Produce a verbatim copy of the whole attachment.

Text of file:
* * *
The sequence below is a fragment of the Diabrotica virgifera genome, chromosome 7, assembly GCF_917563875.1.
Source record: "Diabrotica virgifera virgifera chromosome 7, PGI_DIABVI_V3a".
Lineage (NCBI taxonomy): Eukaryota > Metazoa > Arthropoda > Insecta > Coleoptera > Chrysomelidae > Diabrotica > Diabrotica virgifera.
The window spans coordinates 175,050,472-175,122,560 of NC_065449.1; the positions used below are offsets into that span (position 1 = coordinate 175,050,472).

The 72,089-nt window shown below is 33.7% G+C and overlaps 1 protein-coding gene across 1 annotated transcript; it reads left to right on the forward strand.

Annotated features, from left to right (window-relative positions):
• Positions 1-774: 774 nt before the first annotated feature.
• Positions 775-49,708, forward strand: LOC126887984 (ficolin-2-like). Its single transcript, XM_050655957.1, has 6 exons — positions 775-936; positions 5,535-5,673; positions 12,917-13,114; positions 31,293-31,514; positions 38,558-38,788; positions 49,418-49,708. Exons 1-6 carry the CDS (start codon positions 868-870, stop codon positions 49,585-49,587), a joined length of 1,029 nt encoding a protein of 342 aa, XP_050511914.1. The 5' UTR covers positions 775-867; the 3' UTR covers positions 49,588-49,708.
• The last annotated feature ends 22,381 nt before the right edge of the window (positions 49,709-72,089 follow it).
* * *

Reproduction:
The sequence below is a fragment of the Diabrotica virgifera genome, chromosome 7, assembly GCF_917563875.1.
Source record: "Diabrotica virgifera virgifera chromosome 7, PGI_DIABVI_V3a".
Lineage (NCBI taxonomy): Eukaryota > Metazoa > Arthropoda > Insecta > Coleoptera > Chrysomelidae > Diabrotica > Diabrotica virgifera.
The window spans coordinates 175,050,472-175,122,560 of NC_065449.1; the positions used below are offsets into that span (position 1 = coordinate 175,050,472).

The 72,089-nt window shown below is 33.7% G+C and overlaps 1 protein-coding gene across 1 annotated transcript; it reads left to right on the forward strand.

Annotated features, from left to right (window-relative positions):
• Positions 1-774: 774 nt before the first annotated feature.
• Positions 775-49,708, forward strand: LOC126887984 (ficolin-2-like). Its single transcript, XM_050655957.1, has 6 exons — positions 775-936; positions 5,535-5,673; positions 12,917-13,114; positions 31,293-31,514; positions 38,558-38,788; positions 49,418-49,708. Exons 1-6 carry the CDS (start codon positions 868-870, stop codon positions 49,585-49,587), a joined length of 1,029 nt encoding a protein of 342 aa, XP_050511914.1. The 5' UTR covers positions 775-867; the 3' UTR covers positions 49,588-49,708.
• The last annotated feature ends 22,381 nt before the right edge of the window (positions 49,709-72,089 follow it).